Alfred "Doc" Harley Lawson, Jr. born September 6, 1923 in Batavia, Iowa passed away Sunday, June 12, 2005.
Doc Lawson was a man who was dedicated heart and soul to his wife and family and the city of San Diego.
Growing up in the small town of Batavia Iowa, life was tough for young Doc Lawson, but his strong will and determination to lead a good life allowed him to persevere.
At the age of fourteen Doc lived and worked with a family that owned the local mortuary in Batavia, this is where the nickname of Doc was bestowed upon him.
He learned to fly airplanes in his teens and between school and working at the mortuary he flew planes as a crop duster. Any one that knew Doc Lawson knew he loved to fly, he often said that when he soared above the clouds he felt like he could touch the face of God.
After his high school graduation he enlisted in the United States Navy, which brought him to his final home San Diego California. After his honorable discharge from military service he joined the San Diego Police Department.
Law enforcement and the protection of San Diego's citizens was paramount to Doc, the pride he felt as being a sworn officer for this great city never falter or dimmed in his lifetime.
When he was not on duty as a peace officer, he volunteered for the Civil Air Patrol and was a pilot for this organization for many years.
Here again, his belief that he could be of service to others drove him to do more than was required of him and he did so without hesitation.
In 1959, Doc joined the Quiet Birdmen's Association (QB's), Doc remained active in this association up until his health prevented him from doing so.
In 1950, Doc Lawson met the beautiful Elsie Mary Miller and they married July 28, 1951. No greater love has there been between a man and a woman. Their life together was truly meant to be and one can always remember seeing them holding hands and supporting each other through good times and bad. The love they have will keep them together for all eternity and they exemplify the true meaning of love, honor and cherish.
While Doc and Elsie raised their two children, Doc continued to excel in his police career and also taught aviation at Midway Adult Night School. Many of his students went on to become private pilots as well as pilots for commercial airlines.
In later years, Doc taught high school students to fly as a teacher at Morse High School. He use to comment about how it felt to take the students on their first flight and see the excitement in their eyes and the joy he felt to be apart of their journey to becoming future pilots.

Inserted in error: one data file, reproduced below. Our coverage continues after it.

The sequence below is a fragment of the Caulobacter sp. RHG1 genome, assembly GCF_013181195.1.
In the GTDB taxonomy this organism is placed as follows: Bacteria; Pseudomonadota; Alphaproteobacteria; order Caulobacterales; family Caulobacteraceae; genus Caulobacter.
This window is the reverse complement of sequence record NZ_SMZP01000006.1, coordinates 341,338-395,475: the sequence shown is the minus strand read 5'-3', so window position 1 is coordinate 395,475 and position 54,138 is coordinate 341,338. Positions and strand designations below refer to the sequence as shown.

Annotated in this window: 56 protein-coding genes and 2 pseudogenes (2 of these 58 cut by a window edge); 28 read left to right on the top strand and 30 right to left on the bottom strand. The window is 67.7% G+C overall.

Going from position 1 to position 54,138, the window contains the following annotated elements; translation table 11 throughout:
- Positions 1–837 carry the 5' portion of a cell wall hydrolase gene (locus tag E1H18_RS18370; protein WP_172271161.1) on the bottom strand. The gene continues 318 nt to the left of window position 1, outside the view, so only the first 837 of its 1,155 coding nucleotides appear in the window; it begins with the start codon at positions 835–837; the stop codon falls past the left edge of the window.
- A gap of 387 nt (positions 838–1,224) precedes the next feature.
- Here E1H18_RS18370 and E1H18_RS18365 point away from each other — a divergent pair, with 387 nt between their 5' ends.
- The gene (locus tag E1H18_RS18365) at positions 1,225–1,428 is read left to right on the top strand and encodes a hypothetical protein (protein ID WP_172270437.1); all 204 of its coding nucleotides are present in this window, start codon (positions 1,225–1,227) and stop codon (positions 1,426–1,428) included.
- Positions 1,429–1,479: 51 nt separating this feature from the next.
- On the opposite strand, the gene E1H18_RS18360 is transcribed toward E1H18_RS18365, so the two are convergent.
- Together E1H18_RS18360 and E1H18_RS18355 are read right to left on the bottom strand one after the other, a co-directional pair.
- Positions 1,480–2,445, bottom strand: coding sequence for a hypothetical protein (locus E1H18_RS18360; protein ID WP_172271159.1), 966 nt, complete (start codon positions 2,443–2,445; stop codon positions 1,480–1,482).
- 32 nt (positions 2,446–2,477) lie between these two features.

Some of Doc's students went on to fly for the United States Military Services and the pride he felt for each of his students was no different than if they had been his own child.
For many years, Doc was a motor officer in the traffic division for San Diego Police Department; he also worked Homicide, Patrol, and Records.
As Lieutenant for the department he flew with the San Diego County Sheriffs Department's Astrea Unit during two major emergency incidents in San Diego, one being the severe power outage that knocked out all power in the city. As Doc flew above the city he was in communication with his officers on the ground and directed said officers to key locations to keep the city moving and its citizens safe.
The Sheriff of San Diego County would later comment that Lt. Doc Lawson's actions during this crisis "were as if a maestro were directing the operation."
The other incident involved the crash of PSA Flight 187; once again Lt. Doc Lawson took to the air with the Sheriffs and helped move emergency personnel as well as his officers in and out of the devastating scene.
He had great concern for all personnel on the ground and knew the toll that handling such an overwhelming scene could take on his officers. Doc remained available to his officers day or night should they need him to help them deal with what they had been through during and following the plane crash.
Lt. Alfred "Doc" Lawson. Jr., retired from the police depart in 1979, but returned shortly thereafter to develop and implement the San Diego Police Department's Aero Squadron and the commission of its fast helicopter ABLE 1.
Lt. Lawson was the co-founder of this police unit and Chief Pilot until be took himself out of service shortly after his 70th birthday.
Doc Lawson is survived by his wife of 54 years Elsie Mary Lawson of Ramona, CA; a son, Terrence Michael Lawson and his wife, Cristie Armstrong of El Cajon, CA.; a daughter, Heather Lynn Hebert and her husband, Terry Hebert of Ramona, CA.; grandchildren, Bradley Michael Lawson and his wife Sarah Lawson of Santee, CA., Lacey Lynn Hebert of Thousand Oaks, CA., Michael William Hebert of Ramona, CA., Christine and Jessica Lawson of San Diego, CA.